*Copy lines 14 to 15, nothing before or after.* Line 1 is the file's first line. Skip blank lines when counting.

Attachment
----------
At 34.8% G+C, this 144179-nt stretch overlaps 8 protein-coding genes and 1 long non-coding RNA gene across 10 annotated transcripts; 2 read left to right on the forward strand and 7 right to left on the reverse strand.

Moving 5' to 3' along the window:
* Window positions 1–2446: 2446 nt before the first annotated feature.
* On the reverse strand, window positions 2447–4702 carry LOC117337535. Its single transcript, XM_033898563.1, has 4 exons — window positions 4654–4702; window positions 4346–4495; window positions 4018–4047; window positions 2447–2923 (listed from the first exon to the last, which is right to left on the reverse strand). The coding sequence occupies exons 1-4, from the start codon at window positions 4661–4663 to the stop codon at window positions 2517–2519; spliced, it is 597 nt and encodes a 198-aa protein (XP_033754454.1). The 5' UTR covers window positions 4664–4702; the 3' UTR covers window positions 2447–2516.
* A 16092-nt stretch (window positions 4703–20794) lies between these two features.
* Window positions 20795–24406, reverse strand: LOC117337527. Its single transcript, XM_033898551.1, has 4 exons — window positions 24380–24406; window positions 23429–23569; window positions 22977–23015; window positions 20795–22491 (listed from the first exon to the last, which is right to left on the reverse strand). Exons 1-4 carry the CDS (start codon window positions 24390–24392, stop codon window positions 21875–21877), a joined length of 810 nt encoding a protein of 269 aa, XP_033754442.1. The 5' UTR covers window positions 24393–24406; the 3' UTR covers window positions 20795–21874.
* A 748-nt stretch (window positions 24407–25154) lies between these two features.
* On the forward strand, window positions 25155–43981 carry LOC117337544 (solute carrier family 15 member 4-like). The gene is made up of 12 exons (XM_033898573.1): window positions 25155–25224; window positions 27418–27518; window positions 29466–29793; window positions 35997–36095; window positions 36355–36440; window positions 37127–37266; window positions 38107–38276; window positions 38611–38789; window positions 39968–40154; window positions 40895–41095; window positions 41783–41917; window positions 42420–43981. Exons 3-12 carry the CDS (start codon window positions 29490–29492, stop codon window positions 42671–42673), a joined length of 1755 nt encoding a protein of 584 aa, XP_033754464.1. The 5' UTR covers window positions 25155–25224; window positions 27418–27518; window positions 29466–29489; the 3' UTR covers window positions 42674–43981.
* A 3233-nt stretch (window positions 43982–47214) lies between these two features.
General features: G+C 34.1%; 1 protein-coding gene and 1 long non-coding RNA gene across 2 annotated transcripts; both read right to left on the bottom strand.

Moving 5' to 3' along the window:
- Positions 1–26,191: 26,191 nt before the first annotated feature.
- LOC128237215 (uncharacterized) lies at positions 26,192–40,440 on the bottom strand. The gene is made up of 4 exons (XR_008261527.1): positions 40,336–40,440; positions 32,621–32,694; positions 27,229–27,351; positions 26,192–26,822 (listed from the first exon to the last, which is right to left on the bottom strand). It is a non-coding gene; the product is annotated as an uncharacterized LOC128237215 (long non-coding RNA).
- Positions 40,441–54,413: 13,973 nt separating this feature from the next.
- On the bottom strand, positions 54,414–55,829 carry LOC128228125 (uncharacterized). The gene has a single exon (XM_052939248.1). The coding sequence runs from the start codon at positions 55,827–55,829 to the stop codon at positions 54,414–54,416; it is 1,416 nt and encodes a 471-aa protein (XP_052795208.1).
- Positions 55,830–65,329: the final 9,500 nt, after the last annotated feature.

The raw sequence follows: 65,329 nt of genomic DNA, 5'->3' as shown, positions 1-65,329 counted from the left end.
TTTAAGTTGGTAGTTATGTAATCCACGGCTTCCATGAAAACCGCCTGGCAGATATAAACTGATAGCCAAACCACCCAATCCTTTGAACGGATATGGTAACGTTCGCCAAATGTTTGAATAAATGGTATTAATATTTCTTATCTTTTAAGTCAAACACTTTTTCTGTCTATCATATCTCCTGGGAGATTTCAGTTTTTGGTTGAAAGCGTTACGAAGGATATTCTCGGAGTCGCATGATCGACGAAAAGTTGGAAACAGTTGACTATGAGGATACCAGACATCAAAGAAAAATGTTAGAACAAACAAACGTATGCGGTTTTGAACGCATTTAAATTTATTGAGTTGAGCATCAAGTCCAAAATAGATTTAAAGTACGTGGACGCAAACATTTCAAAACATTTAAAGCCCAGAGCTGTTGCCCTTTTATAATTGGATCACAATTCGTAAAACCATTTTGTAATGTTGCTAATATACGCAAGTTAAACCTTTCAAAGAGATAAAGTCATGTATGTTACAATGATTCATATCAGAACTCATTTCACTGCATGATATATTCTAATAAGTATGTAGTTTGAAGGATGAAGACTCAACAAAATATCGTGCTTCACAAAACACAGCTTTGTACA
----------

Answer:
- Positions 40,441–54,413: 13,973 nt separating this feature from the next.
- On the bottom strand, positions 54,414–55,829 carry LOC128228125 (uncharacterized). The gene has a single exon (XM_052939248.1). The coding sequence runs from the start codon at positions 55,827–55,829 to the stop codon at positions 54,414–54,416; it is 1,416 nt and encodes a 471-aa protein (XP_052795208.1).